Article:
Mayor Pete Must Prioritize Project Usefulness Over Leftist Agenda

COMMENTARY Transportation

Mayor Pete Must Prioritize Project Usefulness Over Leftist Agenda

Jan 6th, 2021 3 min read
COMMENTARY BY
David Ditch

Policy Analyst, Grover M. Hermann Center for the Federal

David is a policy analyst in the Grover M. Hermann Center for the Federal Budget at The Heritage Foundation.
On Dec. 15, Joe Biden announced former South Bend Mayor Pete Buttigieg as his nominee for secretary of transportation.  Scott Olson / Staff / Getty Images

Key Takeaways

Federal infrastructure policy is not the proper vehicle for addressing unemployment, poverty reduction or global emission levels.

Infrastructure projects are worthwhile based on how much value they deliver when in use, not based on how much labor they take to complete.

Buttigieg can improve the nation’s infrastructure by reducing the burden of regulation.

On Dec. 15, Joe Biden announced former South Bend Mayor Pete Buttigieg as his nominee for secretary of transportation. For an administration led by a man nicknamed “Amtrak Joe”—due to his frequent use of a socialized rail line—infrastructure will be a pivotal issue.

Acknowledging the nomination, Buttigieg tweeted: “This is a moment of tremendous opportunity—to create jobs, meet the climate challenge, and enhance equity for all.”

This gets the issue backward and demonstrates the misguided way he and the Biden administration are planning to approach infrastructure.

Infrastructure exists to efficiently transport people and goods. While aspects such as environmental effects deserve attention, federal infrastructure policy is not the proper vehicle for addressing unemployment, poverty reduction or global emission levels.

Turning secondary considerations into the top priorities makes it more likely that the administration will try to fund projects with minimal economic value for the sake of promoting a social and environmental agenda.

For decades, the left has sought to entice or force Americans into using mass transit and intercity rail rather than automobiles. In some cases, this involves massive subsidies for transit, such as the hundreds of billions of dollars that have been diverted from the gas tax-fueled Highway Trust Fund into transit agencies.

In other cases, this involves deliberate choices to sabotage drivers, such as local “road diets” and under-funding road maintenance.

Even after all that, most Americans still rely on cars to get where they need to go. There’s a good reason for this: America has a much lower population density than places with higher rates of transit use such as Japan and Western Europe.

Millions of families prefer to live in suburbs rather than urban cores. The increasing use of telework will allow millions more to choose to live in lower-cost communities, and there is plenty of space for those communities to expand. No amount of transit promotion will change this reality, and it is foolish to pretend otherwise.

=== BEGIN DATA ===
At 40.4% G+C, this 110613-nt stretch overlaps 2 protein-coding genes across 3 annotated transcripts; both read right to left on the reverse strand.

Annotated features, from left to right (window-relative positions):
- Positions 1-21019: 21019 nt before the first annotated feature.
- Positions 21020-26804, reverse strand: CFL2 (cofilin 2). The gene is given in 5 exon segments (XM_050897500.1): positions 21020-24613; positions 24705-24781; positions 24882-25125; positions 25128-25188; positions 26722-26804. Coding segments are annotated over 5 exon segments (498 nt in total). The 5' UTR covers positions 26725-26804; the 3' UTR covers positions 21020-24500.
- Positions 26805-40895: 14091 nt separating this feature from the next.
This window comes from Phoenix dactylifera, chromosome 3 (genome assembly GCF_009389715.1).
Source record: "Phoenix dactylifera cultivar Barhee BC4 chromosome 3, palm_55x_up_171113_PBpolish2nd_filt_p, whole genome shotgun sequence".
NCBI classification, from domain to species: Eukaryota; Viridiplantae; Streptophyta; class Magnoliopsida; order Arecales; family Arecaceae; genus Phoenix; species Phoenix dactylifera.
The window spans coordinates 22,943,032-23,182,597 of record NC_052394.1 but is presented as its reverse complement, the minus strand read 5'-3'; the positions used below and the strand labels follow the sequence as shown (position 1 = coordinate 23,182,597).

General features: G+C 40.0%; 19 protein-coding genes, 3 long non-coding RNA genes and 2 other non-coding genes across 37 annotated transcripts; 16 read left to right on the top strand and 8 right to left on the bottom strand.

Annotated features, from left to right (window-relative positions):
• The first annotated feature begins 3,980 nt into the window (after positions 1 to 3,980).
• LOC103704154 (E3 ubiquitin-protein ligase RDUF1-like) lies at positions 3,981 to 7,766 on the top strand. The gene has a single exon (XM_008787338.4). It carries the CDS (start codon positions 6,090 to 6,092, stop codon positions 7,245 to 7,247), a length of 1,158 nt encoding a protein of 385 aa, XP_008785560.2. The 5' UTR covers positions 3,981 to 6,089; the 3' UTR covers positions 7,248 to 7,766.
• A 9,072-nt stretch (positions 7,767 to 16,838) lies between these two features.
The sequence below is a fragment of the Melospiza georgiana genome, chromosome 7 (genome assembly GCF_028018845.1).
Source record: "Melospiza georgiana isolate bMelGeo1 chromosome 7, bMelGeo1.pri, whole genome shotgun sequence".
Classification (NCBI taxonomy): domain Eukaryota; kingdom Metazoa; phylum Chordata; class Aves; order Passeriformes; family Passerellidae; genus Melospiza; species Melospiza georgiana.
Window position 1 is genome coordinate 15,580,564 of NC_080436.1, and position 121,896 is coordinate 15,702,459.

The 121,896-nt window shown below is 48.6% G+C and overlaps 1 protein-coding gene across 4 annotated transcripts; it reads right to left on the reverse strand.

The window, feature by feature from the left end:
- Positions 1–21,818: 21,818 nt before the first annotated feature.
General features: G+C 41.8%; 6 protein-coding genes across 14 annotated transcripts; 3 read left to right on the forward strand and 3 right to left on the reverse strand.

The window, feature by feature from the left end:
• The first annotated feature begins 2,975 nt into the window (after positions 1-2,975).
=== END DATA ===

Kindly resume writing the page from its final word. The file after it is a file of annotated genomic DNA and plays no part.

On the economic front, infrastructure projects are worthwhile based on how much value they deliver when in use, not based on how much labor they take to complete. After all, if increasing work hours was the main goal, we would have construction workers dig with spoons rather than backhoes. 

Infrastructure projects proved to be an ineffective way to create jobs during the Obama administration. The 2009 stimulus bill was famously promoted as funding “shovel ready” projects, yet these projects often took years to start due to excessive environmental review rules.

Follow-up analysis by The Heritage Foundation showed that, rather than creating new jobs in construction, the stimulus funding mostly served to move skilled workers from private projects to government ones. There is no reason to expect different results just a decade later.

Further, with the unemployment rate currently lower than it was from 2009 through 2012, a federally funded jobs program makes even less sense today.

On climate, Mayor Buttigieg could use carrots and sticks to force more electric vehicles into the market. The Department of Transportation is likely to ratchet up fuel economy mandates, where automakers will receive credits for electric vehicles and hybrids.

Mandates will drive up the sticker price by thousands of dollars and price new car buyers out of the market. There will be calls for bigger budgets to ramp up spending on batteries and charging stations, and to extend subsidies for electric vehicle purchases—all of which would lead to a negligible climate impact.

Rather than seeking to boost federal spending for the sake of unrealistic goals, Buttigieg can improve the nation’s infrastructure by reducing the burden of regulation.

While many key rules can be addressed only through legislation, the Biden administration should build on reforms made under the Trump administration. 

Doing so would yield economic and environmental benefits as companies build infrastructure in a timely fashion that is more resilient, efficient and relieves congestion.

Unfortunately, it appears that the Biden administration will move in the opposite direction, entrenching and expanding rules that increase the cost and approval time for infrastructure projects.

Federal mandates relating to pay scales and domestic-only material sourcing drive up the cost of projects without improving quality, meaning we get less infrastructure for each taxpayer dollar.

Pete Buttigieg is right to say that he will have a tremendous opportunity if he is confirmed as secretary of transportation.

However, if he sticks to policies and goals that have no hope of improving the nation’s infrastructure, he will squander that opportunity.

This piece originally appeared in The Detroit News